AWS Storage Blog

Amazon CloudWatch Percentiles on Amazon S3 brings more precision to tracking application response time metrics

If you care about application response time, you’ll be interested in hearing about new Amazon CloudWatch support for percentiles on Amazon S3. Those responsible for the development and operation of applications understand there is a correlation between data response time and your customers’ experience with application responsiveness. For this reason, many organizations have established response time goals, and their storage services are constantly measured and optimized toward consistently achieving these goals.

Amazon CloudWatch is a service for monitoring and managing distributed applications and resources. It gives developers, system operators, site reliability engineers (SREs) and IT managers the ability to analyze and respond to performance changes, the tools to optimize resource utilization, and provides a unified view of operational health.

One of the services Amazon CloudWatch monitors and manages is Amazon S3. Amazon S3 is an object storage service that offers industry-leading scalability, data availability, security, and performance. Amazon S3 can help your applications be responsive with data on-demand. There are two ways you can use Amazon S3 CloudWatch metrics. First, you can monitor bucket storage and get daily metrics at no cost. Second, with request metrics you can monitor Amazon S3 requests at 1-minute intervals, billed at the same rate as Amazon CloudWatch custom metrics. It is with request metrics that Amazon CloudWatch Percentiles on Amazon S3 become particularly valuable for monitoring and managing your data storage performance and tracking to your established response time goals. Response time of less than 50ms for 95% of requests hitting a website and an internal goal of achieving under 30ms latency for 90% of application requests are a couple examples that we’ve heard. What are yours?

Before Amazon CloudWatch percentiles were available on Amazon S3, request metrics could display maximum, minimum and averages. After the recent (July 25, 2019) introduction of Amazon CloudWatch percentiles on Amazon S3, you have access to granular percentile level metrics that will help monitor and measure your storage response times with more precision. In CloudWatch, we use ‘p90’ to refer to the 90th percentile data; that is, 90% of the observations fall below this value. Percentiles for p90, p95, p99, p99.9, p99.99 or any other percentile from 0.1 to 100 in increments of 0.1% (including p100) of an Amazon S3 request metric can now be visualized in near real time.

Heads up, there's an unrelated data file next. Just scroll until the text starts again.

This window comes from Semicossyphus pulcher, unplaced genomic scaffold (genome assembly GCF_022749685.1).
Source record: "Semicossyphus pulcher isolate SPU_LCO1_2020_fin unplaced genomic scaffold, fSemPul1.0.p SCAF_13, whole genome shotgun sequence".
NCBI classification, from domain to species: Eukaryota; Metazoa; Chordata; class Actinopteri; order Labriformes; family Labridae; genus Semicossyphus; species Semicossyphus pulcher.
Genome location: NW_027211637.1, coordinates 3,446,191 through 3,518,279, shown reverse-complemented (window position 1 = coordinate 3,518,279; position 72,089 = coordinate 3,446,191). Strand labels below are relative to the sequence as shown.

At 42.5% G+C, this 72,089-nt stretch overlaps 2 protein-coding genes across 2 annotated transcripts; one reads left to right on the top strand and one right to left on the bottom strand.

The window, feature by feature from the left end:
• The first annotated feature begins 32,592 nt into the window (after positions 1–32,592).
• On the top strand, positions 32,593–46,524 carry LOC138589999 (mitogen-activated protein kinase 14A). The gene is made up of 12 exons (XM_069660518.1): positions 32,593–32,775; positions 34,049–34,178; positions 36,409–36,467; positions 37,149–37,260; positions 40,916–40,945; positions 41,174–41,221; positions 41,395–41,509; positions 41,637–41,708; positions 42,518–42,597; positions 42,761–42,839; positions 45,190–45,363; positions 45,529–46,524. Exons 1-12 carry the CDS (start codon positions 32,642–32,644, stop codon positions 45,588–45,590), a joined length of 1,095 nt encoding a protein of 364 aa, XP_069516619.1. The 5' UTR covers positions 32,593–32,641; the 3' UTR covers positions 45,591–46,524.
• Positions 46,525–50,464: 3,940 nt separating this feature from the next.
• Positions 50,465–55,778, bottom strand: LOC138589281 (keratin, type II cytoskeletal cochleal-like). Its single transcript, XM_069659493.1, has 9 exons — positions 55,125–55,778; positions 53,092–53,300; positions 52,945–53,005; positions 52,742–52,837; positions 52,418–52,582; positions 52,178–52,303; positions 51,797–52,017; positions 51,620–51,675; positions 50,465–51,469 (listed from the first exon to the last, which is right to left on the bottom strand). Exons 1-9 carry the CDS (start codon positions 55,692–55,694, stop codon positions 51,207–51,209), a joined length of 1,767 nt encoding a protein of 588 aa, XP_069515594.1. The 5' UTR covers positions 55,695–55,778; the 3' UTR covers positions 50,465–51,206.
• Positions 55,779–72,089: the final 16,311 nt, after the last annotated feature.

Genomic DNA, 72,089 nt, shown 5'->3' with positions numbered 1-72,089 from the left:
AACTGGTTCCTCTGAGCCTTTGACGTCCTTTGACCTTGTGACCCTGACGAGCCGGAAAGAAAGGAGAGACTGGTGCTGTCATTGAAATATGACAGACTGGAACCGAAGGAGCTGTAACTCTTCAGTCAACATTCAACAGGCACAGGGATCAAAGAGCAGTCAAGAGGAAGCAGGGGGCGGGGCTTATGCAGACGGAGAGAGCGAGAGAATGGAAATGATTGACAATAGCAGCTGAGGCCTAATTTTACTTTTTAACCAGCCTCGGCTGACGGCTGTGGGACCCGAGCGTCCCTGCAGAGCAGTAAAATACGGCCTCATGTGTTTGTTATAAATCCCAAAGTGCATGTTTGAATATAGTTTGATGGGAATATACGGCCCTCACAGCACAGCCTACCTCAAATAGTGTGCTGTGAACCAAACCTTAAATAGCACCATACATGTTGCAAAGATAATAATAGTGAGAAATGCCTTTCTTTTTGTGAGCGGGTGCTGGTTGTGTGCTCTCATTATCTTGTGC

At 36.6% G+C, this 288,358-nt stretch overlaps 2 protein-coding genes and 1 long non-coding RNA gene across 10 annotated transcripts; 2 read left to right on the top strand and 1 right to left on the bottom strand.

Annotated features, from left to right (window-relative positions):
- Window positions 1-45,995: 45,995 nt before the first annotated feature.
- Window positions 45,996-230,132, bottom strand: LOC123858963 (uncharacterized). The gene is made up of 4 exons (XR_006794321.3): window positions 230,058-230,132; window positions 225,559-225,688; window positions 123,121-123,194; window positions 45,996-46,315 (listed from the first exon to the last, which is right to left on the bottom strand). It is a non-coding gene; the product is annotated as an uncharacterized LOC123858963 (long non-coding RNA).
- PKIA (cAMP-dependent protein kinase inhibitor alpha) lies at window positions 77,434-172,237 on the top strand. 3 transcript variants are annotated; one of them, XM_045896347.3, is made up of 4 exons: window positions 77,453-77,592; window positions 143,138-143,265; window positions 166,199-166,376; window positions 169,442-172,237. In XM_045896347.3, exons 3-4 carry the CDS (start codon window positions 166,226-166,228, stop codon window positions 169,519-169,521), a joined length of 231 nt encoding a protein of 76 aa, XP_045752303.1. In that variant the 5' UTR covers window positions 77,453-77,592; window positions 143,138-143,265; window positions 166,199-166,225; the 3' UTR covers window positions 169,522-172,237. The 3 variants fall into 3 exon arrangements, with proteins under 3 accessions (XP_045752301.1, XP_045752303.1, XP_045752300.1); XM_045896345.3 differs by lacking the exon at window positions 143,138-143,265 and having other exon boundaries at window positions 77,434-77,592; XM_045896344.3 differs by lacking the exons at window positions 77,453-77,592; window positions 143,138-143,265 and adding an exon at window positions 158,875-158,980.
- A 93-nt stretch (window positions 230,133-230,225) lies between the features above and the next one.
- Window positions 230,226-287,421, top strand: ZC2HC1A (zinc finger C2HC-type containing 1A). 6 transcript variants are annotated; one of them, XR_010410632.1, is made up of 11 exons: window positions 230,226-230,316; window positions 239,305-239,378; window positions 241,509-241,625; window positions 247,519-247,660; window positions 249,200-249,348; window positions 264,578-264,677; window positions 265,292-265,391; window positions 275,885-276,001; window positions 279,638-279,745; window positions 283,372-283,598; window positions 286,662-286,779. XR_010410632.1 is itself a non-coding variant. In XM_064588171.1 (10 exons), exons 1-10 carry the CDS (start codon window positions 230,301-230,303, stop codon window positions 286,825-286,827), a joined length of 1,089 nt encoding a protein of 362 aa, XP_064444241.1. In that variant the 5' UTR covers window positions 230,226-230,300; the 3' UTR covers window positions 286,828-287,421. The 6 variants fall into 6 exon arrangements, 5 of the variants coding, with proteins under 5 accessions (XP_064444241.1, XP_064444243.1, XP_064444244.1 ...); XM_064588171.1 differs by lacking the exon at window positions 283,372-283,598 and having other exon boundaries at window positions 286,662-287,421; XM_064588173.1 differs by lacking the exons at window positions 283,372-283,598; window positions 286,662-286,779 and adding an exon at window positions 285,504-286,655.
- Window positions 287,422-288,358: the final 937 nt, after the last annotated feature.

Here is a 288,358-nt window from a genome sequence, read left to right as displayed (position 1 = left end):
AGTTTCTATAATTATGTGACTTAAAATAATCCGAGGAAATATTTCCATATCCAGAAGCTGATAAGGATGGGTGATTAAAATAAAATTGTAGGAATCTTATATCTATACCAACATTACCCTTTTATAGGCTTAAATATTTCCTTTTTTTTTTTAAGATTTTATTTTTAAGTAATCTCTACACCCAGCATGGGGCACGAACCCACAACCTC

Alerts can notify you when Amazon S3 request metrics violate thresholds you set at the percentile level, so you can take appropriate action to bring your data stored in Amazon S3 in line with response time goals. This is particularly useful for data that shows large variances. Percentile granularity avoids false positives for response time threshold violations that may be caused by outlier data. For example, a maximum might trigger a threshold violation, yet after further investigation it might be discovered that the data largely reflects a single slow request out of millions issued within a twenty-four hour period, which would not deliver an accurate picture of the distribution of customers’ experiences for that day. With Amazon CloudWatch Percentiles on Amazon S3, you can now visualize granular percentiles across a selected time interval and an entire distribution of latencies, allowing anomalies to easily be eliminated as false positives.

Request metrics are available at Amazon S3 bucket-level by default. To determine if you’re meeting your particular goals for applications, workloads, and internal organizations you can configure metrics to view percentiles for specific objects. This is accomplished by creating a metrics configuration for the bucket where the objects reside, and using filters to select a subset of objects.